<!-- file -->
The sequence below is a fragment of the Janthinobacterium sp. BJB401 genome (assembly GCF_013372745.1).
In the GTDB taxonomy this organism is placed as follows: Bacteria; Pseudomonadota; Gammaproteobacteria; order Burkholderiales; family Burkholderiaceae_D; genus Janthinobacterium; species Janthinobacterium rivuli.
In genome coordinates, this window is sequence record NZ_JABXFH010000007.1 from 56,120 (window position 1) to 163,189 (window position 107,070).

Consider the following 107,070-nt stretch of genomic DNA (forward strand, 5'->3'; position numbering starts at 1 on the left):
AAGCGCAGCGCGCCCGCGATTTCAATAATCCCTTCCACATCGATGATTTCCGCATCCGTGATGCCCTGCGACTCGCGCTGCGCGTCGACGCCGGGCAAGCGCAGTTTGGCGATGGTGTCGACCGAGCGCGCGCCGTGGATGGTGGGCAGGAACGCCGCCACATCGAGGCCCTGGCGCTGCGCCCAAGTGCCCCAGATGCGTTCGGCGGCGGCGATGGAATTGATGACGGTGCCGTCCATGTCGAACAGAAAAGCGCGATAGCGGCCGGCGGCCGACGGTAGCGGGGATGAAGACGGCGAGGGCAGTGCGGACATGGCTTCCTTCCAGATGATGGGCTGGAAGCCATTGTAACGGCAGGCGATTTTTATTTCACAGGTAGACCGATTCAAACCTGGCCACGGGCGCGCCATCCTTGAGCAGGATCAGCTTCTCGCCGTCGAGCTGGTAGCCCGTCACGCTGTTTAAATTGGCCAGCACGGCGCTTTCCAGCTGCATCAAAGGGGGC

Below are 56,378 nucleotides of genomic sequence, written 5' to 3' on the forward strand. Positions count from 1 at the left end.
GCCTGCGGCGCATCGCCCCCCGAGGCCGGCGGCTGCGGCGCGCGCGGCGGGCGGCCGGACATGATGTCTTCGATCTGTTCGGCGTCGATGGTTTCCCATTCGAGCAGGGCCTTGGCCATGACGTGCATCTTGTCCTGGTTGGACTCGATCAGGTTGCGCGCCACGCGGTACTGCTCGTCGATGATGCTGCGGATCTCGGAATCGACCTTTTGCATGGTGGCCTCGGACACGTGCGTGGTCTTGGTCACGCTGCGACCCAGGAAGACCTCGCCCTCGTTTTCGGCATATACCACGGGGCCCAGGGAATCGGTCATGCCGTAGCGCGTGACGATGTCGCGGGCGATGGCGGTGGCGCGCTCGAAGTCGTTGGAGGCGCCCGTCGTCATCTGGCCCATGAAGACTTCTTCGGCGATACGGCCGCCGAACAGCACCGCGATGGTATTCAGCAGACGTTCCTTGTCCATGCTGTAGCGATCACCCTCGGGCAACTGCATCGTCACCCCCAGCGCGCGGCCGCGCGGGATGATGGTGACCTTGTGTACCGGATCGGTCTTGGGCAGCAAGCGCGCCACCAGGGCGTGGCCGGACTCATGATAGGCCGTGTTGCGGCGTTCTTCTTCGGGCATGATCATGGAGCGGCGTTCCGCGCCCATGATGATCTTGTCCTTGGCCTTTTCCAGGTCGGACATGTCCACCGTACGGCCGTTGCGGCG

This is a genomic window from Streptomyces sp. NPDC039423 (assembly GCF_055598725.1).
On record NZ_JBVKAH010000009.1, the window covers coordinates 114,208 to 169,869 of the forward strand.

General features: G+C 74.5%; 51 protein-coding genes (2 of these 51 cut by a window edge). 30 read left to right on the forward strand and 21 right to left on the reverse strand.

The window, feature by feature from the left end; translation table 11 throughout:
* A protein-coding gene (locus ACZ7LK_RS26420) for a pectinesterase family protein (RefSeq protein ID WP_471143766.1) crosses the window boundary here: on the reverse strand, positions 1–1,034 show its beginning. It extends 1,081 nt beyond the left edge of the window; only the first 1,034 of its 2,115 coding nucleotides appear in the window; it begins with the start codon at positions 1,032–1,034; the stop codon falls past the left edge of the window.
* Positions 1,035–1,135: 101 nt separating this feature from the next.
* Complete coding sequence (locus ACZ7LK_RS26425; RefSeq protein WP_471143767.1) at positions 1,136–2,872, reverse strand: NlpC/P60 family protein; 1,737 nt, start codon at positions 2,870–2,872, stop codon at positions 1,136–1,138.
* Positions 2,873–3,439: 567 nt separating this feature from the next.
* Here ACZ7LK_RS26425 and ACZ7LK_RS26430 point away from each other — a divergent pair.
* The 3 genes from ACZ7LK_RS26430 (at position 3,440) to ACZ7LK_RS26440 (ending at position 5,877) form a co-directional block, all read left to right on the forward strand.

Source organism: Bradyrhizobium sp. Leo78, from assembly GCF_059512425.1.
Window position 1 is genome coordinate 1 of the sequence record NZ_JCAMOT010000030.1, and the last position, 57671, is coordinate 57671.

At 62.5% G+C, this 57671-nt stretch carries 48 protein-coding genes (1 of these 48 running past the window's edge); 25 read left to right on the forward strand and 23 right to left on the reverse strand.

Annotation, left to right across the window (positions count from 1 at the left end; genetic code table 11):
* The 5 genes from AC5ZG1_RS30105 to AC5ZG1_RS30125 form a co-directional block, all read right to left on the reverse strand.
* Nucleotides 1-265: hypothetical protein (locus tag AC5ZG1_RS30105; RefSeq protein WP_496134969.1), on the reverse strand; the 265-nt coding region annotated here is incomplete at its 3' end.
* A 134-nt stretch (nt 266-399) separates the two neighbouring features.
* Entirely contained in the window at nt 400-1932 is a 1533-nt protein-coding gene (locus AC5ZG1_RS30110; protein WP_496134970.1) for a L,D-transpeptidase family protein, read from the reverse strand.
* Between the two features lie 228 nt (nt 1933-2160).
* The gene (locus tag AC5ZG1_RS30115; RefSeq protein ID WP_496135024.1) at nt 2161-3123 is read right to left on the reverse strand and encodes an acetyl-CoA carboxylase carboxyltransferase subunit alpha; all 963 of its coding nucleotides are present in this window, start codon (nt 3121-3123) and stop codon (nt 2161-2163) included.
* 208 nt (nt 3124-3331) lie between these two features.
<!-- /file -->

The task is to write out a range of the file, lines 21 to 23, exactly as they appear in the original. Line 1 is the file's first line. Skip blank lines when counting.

Annotation, left to right across the window (positions count from 1 at the left end; genetic code table 11):
* The 5 genes from AC5ZG1_RS30105 to AC5ZG1_RS30125 form a co-directional block, all read right to left on the reverse strand.
* Nucleotides 1-265: hypothetical protein (locus tag AC5ZG1_RS30105; RefSeq protein WP_496134969.1), on the reverse strand; the 265-nt coding region annotated here is incomplete at its 3' end.